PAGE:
Ready to learn about manga? Let's start with a simple definition.
Manga (MAHN-gah or MANG-ah)
n. - From the Japanese, literally meaning "whimsical pictures". Manga has its roots in early drawings done in the 1100's, and it has since then evolved into an art form that has encompassed a significant portion of the Japanese culture. The equivalent of "comic books" in Western culture, manga is intertwined with anime due to the fact that many popular manga series are transferred onto video or the TV screens as animated shows. Japanese comics are usually released in black and white, small volumes containing several stories.
Sounds kind of confusing at first, but if you look carefully, just about everything I said before is in there. When we're done, you'll be able to know about every facet of the definition of manga.
One of the first things we've got in the definition is its roots. The concept of manga has been around long before even the rise of Western society. Buddhist monks used to draw pictures on scrolls using things such as cherry blossoms, symbols, and animals to indicate the passage of time (kind of like today's pictorial calendars that feature different images each month). These "picture scrolls" also sometimes featured monks played by animals. Later, it is said that an artist by the name of Hokusai was the first to coin the actual term "manga", which means, literally "whimsical pictures". Other depictions on wood blocks and scrolls were things that could be considered "whimsical pictures". But it wasn't until the late 19th and early 20th centuries that manga began to change into its current form. As with the anime industry, the rise of the Japanese "comic" began with Western influences, as the first comic strips were published in American newspapers. The Japanese picked up on this and began using these kinds of comics for many purposes, including war propaganda, entertainment, or expression of opinion.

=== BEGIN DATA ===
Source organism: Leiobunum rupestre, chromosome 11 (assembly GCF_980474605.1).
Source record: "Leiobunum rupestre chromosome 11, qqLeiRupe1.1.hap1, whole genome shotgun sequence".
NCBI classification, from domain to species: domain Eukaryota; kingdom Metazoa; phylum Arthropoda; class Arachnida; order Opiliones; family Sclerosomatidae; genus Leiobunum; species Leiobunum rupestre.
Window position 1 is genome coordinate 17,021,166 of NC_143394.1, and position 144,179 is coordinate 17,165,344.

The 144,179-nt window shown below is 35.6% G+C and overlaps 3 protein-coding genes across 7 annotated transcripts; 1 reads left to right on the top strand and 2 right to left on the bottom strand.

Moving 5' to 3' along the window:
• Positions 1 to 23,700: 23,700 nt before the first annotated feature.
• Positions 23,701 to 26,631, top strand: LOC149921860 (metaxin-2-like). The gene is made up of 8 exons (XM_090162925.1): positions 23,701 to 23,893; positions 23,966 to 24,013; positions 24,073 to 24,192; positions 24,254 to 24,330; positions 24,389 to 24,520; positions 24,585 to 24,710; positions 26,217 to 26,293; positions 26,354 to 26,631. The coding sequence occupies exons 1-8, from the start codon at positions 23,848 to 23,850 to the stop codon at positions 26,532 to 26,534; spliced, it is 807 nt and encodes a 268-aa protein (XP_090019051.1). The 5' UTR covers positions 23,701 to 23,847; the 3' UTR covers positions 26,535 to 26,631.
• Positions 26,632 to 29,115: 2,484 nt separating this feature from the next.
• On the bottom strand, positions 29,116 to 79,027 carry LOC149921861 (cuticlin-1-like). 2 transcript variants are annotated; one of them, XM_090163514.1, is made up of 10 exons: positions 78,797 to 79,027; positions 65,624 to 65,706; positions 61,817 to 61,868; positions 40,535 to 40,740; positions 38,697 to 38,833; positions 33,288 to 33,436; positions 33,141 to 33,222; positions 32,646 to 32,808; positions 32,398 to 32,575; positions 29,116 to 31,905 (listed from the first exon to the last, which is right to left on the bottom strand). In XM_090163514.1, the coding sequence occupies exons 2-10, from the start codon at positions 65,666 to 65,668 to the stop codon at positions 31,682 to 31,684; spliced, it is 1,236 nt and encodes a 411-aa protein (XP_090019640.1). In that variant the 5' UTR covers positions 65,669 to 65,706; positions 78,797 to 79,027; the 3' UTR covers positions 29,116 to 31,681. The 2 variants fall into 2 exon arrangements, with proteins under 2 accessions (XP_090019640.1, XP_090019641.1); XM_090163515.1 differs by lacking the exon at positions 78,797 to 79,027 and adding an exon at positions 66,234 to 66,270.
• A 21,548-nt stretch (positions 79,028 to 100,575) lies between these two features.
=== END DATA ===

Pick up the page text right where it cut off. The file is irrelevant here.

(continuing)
But it was the so-called "father of anime and manga", Osamu Tezuka, that really got the manga industry going. Citing the limitations of current Japanese comics, Tezuka began to draw his manga with deep story, extreme expression, and exaggerated style (taking from Disney's cartoonish style of character design). His first manga, "New Treasure Island", and his later flagship story, "Tetsuwan Atom" (Astro Boy) were amazing successes and many artists began to tune into Tezuka's pictorial story-telling technique. By the 60's, several of Tezuka's works had been animated into what could be called the "ancestors" of anime, and many artists branched off from his influence to write stories of their own - some comedic, some romantic, and much more. As the anime industry developed its niche in Japanese society, so too did the quality of manga rise, and by the end of the 20th century, manga had evolved into anime's "sibling" in the evolution of anime in Japan and in other places in the world.